Special Issue "Cosmic Rays around Supernova Remnants"

A special issue of Galaxies (ISSN 2075-4434).

Deadline for manuscript submissions: 31 December 2018

Special Issue Editor

Guest Editor
Dr. Andrew W. Strong

Max-Planck-Institut fuer extraterrestrische Physik, 85748 Garching bei München, Germany
Website | E-Mail
Interests: high-energy astrophysics; cosmic rays; gamma rays

Special Issue Information

Dear Colleagues,

Supernova remnants (SNR) are probably a main source of high-energy particles in the galaxy, although this remains to be proved. Observations of related electromagnetic radiation (gamma rays, X-ray, synchrotron) provide clues to the details of the mechanisms involved in the acceleration and propagation of these cosmic rays (CR). Interaction with nearby gas clouds, amplification of the magnetic field, and secondary particle production in the remnants are of special importance. While many SNR have been observed from radio to gamma rays, the emission process may be hadronic or leptonic, or a combination of these, with an observational distinction often difficult to assess. Synchrotron X-rays probe very high-energy electrons and acceleration on short time scales. SNR affect CR observed at the earth, for example secondary positrons and antiprotons, as well as secondary nuclei. Evidence for a nearby recent supernova via radioactive 60Fe is also changing our view of the subject. This Special Issue aims to cover current research on cosmic rays in and around SNR, both theoretical and observational. Other related sources like pulsar wind nebulae, pulsars and superbubbles, may also be addressed.

Dr. Andrew W. Strong
Guest Editor

 Reference

  1. Sano, H.; Rowell, G.; Reynoso, E. M.; Jung-Richardt, I.; Yamane, Y.; Nagaya, T.; Yoshiike, S.; Hayashi, K.; Torii, K.; Maxted, N.; et al. Possible Evidence for Cosmic-Ray Acceleration in the Type Ia Supernova Remnant RCW 86: Spatial Correlation between TeV Gamma rays and Interstellar Atomic Protons. Astrophys. J. 2018. (Draft version)
  2. D'Angelo, M.; Blasi, P.; Amato, E. Grammage of cosmic rays around Galactic supernova remnants. Phys. Rev. D 2016, 94, 083003.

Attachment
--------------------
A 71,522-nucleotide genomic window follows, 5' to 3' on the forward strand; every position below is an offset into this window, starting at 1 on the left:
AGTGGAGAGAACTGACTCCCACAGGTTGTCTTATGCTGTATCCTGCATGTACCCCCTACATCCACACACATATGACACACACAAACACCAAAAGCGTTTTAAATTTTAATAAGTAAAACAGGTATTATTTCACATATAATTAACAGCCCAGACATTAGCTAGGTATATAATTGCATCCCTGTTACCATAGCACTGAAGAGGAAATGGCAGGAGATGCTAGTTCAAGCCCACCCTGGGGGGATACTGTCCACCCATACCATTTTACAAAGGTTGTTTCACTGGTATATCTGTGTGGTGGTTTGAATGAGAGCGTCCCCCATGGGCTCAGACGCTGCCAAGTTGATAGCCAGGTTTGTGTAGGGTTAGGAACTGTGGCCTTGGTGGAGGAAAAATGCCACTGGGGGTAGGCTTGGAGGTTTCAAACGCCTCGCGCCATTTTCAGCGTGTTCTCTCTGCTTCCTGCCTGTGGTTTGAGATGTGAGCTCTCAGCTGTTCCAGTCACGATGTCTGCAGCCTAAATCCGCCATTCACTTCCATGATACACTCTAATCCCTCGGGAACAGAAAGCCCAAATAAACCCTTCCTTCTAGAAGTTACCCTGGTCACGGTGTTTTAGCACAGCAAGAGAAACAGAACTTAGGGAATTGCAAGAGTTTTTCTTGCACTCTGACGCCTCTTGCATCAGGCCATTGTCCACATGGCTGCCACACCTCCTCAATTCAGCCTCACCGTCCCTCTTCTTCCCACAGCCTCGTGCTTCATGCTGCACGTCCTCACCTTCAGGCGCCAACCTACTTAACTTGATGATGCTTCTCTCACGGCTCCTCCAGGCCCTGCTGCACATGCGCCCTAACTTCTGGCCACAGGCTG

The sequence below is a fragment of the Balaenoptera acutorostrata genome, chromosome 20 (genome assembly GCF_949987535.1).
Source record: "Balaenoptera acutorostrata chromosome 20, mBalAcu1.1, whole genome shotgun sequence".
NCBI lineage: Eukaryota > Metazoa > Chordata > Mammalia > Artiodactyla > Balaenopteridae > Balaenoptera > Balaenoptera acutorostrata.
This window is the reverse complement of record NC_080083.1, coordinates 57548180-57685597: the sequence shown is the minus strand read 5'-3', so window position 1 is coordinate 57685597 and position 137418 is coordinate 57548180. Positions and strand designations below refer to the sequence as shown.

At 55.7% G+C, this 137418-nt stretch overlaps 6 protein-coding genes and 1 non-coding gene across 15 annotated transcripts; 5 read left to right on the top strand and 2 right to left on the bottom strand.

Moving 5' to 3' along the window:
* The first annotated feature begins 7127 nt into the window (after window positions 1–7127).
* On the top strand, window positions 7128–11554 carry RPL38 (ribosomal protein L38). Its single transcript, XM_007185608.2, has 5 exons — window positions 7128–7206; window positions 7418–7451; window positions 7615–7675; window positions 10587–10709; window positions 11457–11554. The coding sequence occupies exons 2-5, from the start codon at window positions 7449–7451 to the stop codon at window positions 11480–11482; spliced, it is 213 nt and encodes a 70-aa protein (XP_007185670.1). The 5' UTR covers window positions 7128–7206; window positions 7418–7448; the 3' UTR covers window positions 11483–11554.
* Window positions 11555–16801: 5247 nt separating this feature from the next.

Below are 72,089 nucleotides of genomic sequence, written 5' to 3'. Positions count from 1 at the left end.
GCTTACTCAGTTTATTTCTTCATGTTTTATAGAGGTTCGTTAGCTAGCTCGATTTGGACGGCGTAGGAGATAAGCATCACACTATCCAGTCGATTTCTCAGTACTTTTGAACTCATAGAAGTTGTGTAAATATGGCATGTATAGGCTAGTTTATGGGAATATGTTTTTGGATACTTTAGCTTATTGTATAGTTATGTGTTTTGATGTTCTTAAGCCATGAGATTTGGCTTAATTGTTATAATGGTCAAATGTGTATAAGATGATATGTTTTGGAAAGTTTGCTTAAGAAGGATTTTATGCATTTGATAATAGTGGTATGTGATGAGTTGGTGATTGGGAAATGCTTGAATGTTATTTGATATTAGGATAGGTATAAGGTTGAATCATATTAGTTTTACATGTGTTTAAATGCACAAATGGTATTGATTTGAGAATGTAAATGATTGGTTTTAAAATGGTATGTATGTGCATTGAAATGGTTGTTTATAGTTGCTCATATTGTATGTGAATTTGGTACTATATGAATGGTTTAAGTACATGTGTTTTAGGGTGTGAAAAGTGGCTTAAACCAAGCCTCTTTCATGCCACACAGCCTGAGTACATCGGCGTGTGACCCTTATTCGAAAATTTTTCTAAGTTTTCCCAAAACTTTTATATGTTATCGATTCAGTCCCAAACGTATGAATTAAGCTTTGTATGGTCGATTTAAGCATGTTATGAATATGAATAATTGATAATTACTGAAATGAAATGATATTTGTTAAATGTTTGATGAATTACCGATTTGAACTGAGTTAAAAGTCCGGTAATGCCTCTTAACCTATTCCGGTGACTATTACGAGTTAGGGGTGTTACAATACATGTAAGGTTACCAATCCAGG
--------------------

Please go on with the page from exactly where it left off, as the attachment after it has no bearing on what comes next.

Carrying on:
3. Gabici, S.; Krause, J.; Morlino, G.; Nava, L. Acceleration of cosmic rays and gamma-ray emission from supernova remnant/molecular cloud associations. In Proceeding of EPJ Web of Conferences, Geneva, Switzerland, December 2015.
  4. Berezhko, E. G. Origin of Galactic Cosmic Rays from Supernova Remnants. Nucl. Phys. B 2014, 256, 23–35.
  5. Grenier, I.A.; Black, J.H.; Strong, A.W. The Nine Lives of Cosmic Rays in Galaxies. Annu. Rev. Astron. Astrophys. 2015, 53, 199–246.

 

Manuscript Submission Information

Manuscripts should be submitted online at www.mdpi.com by registering and logging in to this website. Once you are registered, click here to go to the submission form. Manuscripts can be submitted until the deadline. All papers will be peer-reviewed. Accepted papers will be published continuously in the journal (as soon as accepted) and will be listed together on the special issue website. Research articles, review articles as well as short communications are invited. For planned papers, a title and short abstract (about 100 words) can be sent to the Editorial Office for announcement on this website.

Submitted manuscripts should not have been published previously, nor be under consideration for publication elsewhere (except conference proceedings papers). All manuscripts are thoroughly refereed through a single-blind peer-review process. A guide for authors and other relevant information for submission of manuscripts is available on the Instructions for Authors page. Galaxies is an international peer-reviewed open access quarterly journal published by MDPI.

Please visit the Instructions for Authors page before submitting a manuscript. The Article Processing Charge (APC) for publication in this open access journal is 350 CHF (Swiss Francs). Submitted papers should be well formatted and use good English. Authors may use MDPI's English editing service prior to publication or during author revisions.

Keywords

  • cosmic rays
  • supernova remnants
  • interstellar medium

Published Papers

This special issue is now open for submission.
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